Once dubbed the future across town, Geno Smith has the chance to get his career on the right path with the New York Giants.
The New York Giants signed Geno Smith to compete with Josh Johnson for the backup quarterback job this season. He’s been taking more reps with the first two teams than Johnson, according to ESNY’s Jason Leach.
Frankly, it isn’t that surprising that Smith is winning the backup job. He can make all the throws and has a live arm. His problem has never been talent. His talent level hasn’t wavered significantly since the Jets drafted him in the second round four years ago.
Smith’s problem has always been with the mental and decision making aspects of the game. (well, getting decked in the jaw didn’t help matters either.)
He’s thrown 36 interceptions in 33 career games. That is way too many, especially considering the fact that Smith has an arm that is both strong and fairly accurate.
Smith’s problem is that he makes some horrendous decisions with the football. He tries to force balls into windows that are either too small or aren’t there at all. He has trouble reading where to put the ball where only his receivers can get it.
His other big issue is going through his progressions. Smith played in a spread offense in college at West Virginia and has never really adapted to the NFL offense. He’s a primary read-then-check down quarterback as opposed to a quarterback who can go through multiple progressions and decide who to throw to.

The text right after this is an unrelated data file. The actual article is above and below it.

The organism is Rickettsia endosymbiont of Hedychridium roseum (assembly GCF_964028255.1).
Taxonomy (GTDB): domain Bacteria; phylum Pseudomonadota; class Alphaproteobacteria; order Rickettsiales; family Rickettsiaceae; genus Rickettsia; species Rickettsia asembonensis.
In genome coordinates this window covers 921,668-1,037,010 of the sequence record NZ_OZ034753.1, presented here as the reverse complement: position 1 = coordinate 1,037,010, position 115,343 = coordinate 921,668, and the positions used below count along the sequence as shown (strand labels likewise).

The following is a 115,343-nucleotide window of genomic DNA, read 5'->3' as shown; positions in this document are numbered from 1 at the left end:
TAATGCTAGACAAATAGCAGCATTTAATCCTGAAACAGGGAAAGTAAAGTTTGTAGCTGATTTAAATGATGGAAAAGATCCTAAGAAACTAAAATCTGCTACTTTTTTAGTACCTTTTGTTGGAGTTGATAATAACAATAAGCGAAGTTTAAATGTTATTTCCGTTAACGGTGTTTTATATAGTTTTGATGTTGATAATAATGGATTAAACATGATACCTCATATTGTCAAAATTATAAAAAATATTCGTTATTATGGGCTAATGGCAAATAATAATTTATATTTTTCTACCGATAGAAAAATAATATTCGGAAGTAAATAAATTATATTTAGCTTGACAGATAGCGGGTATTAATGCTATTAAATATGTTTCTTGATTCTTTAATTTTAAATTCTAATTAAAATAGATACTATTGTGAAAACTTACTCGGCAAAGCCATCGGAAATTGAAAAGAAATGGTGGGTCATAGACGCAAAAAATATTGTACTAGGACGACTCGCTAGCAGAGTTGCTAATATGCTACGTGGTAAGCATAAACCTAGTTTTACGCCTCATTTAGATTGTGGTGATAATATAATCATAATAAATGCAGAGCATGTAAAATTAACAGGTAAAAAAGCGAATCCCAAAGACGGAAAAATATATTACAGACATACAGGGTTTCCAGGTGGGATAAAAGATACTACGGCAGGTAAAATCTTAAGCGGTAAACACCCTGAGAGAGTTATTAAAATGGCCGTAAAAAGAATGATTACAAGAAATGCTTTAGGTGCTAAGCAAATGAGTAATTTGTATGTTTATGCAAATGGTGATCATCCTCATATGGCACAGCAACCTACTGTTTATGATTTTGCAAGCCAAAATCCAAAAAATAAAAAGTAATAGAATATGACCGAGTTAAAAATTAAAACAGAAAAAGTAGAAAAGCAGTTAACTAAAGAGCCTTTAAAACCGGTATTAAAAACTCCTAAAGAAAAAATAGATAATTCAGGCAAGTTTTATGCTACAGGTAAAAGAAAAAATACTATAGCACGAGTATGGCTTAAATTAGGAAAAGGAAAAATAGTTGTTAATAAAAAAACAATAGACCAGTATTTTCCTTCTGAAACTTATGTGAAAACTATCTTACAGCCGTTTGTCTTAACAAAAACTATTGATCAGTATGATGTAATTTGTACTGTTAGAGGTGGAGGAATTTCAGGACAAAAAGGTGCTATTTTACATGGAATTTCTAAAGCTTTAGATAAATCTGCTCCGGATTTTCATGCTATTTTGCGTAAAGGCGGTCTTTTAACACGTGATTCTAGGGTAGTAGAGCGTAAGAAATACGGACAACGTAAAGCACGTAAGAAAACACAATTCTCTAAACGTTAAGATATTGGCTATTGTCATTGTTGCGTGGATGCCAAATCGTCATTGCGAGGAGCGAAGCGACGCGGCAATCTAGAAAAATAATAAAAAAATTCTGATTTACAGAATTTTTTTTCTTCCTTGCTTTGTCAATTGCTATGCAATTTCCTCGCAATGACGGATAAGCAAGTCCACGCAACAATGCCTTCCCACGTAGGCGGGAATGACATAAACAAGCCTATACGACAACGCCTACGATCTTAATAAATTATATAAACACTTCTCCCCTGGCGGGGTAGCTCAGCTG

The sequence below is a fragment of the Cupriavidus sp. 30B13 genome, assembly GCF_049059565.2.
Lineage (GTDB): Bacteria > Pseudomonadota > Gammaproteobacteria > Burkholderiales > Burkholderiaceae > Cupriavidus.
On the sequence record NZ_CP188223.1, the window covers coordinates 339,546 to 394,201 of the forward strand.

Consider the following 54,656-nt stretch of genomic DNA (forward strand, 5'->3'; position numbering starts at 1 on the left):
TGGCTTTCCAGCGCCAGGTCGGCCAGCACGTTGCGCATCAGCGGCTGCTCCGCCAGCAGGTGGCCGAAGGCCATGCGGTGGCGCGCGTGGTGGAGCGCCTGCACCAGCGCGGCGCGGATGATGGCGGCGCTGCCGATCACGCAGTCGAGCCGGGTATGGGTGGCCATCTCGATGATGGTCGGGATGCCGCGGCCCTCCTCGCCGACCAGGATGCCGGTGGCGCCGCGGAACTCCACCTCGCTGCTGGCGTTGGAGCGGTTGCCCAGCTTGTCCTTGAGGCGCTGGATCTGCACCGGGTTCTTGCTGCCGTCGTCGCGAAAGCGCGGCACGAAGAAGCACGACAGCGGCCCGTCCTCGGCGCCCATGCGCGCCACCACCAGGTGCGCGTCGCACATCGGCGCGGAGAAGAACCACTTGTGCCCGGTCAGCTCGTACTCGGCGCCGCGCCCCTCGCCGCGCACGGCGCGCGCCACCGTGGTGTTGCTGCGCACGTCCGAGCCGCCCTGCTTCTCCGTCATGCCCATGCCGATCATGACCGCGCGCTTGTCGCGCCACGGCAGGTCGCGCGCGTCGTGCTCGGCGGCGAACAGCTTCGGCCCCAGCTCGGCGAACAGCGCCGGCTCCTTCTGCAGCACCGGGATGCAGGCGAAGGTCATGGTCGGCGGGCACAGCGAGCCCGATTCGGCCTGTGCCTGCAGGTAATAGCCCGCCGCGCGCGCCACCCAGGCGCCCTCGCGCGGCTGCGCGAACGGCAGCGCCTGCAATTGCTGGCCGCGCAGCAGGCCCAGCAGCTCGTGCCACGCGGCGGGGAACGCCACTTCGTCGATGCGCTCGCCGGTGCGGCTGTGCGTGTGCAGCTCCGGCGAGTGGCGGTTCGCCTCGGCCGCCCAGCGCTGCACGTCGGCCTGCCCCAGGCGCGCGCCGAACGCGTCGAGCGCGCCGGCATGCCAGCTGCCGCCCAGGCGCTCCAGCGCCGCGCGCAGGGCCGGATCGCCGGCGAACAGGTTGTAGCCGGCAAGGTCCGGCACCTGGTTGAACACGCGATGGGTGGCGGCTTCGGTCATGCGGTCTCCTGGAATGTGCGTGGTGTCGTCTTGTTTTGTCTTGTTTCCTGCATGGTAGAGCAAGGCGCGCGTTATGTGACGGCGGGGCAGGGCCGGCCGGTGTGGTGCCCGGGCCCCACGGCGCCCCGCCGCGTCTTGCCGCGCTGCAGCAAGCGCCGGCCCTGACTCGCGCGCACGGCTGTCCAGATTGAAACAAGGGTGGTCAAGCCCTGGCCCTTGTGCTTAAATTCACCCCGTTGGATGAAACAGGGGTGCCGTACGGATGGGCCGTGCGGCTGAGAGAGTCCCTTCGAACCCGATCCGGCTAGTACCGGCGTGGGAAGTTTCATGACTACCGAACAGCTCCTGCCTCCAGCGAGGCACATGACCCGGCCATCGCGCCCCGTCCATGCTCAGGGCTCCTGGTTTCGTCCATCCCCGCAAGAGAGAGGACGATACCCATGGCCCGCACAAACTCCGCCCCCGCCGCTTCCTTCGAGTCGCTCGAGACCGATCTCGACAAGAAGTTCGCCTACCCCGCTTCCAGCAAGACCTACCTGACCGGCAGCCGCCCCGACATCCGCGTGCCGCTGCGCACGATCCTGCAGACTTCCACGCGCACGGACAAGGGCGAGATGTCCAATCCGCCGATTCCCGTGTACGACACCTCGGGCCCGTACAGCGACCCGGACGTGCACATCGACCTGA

This severely limits what an offense can do. They essentially can only expect one of two players to get the ball on any given play. What makes guys like Tom Brady and Aaron Rodgers so great is their ability to read multiple routes downfield and decide who to throw to, as opposed to just waiting for one receiver to get open.
Smith has always struggled with that. Once defenses identify who the primary receiver and who the check down is, it becomes easier to defend the pass. The offense becomes far too predictable when that happens, which leads to even tighter windows and more interceptions.
Smith didn’t have as good a wide receiver group with the Jets as he does with the Giants. The wide receivers will be able to help bail him out of some situations, but his decision making still needs to improve.
Smith makes sense as a backup quarterback. He’s inconsistent but can give stretches of solid play. When he’s making good decisions he’s passable, as he has the arm to do it and is mobile enough to avoid pressure in the pocket.
He has confidence in himself, and that’s something that’s never waivered. He’s never gotten in trouble for making too safe of a pass when better options downfield were available. Smith’s talent allows him to be a good enough backup.
But if Smith continues to mature, who knows? Maybe he can become the quarterback Gang Green thought it had drafted for Big Blue.